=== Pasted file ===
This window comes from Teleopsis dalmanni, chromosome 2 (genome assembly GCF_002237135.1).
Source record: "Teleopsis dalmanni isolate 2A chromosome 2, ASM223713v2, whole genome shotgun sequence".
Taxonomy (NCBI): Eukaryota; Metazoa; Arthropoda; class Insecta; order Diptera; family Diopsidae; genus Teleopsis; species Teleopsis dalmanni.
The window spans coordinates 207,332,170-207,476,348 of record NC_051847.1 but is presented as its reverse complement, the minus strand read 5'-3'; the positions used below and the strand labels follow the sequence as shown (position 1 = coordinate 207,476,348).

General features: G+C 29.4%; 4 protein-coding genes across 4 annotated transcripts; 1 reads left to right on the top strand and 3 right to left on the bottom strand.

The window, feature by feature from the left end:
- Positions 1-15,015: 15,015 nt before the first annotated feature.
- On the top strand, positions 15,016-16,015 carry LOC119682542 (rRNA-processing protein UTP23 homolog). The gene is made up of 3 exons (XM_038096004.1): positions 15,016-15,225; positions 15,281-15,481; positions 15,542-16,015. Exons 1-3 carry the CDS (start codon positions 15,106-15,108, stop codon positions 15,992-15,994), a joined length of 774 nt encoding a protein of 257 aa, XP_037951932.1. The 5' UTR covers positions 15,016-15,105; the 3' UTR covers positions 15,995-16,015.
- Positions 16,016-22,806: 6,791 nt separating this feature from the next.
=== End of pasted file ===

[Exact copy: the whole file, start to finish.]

This window comes from Teleopsis dalmanni, chromosome 2 (genome assembly GCF_002237135.1).
Source record: "Teleopsis dalmanni isolate 2A chromosome 2, ASM223713v2, whole genome shotgun sequence".
Taxonomy (NCBI): Eukaryota; Metazoa; Arthropoda; class Insecta; order Diptera; family Diopsidae; genus Teleopsis; species Teleopsis dalmanni.
The window spans coordinates 207,332,170-207,476,348 of record NC_051847.1 but is presented as its reverse complement, the minus strand read 5'-3'; the positions used below and the strand labels follow the sequence as shown (position 1 = coordinate 207,476,348).

General features: G+C 29.4%; 4 protein-coding genes across 4 annotated transcripts; 1 reads left to right on the top strand and 3 right to left on the bottom strand.

The window, feature by feature from the left end:
- Positions 1-15,015: 15,015 nt before the first annotated feature.
- On the top strand, positions 15,016-16,015 carry LOC119682542 (rRNA-processing protein UTP23 homolog). The gene is made up of 3 exons (XM_038096004.1): positions 15,016-15,225; positions 15,281-15,481; positions 15,542-16,015. Exons 1-3 carry the CDS (start codon positions 15,106-15,108, stop codon positions 15,992-15,994), a joined length of 774 nt encoding a protein of 257 aa, XP_037951932.1. The 5' UTR covers positions 15,016-15,105; the 3' UTR covers positions 15,995-16,015.
- Positions 16,016-22,806: 6,791 nt separating this feature from the next.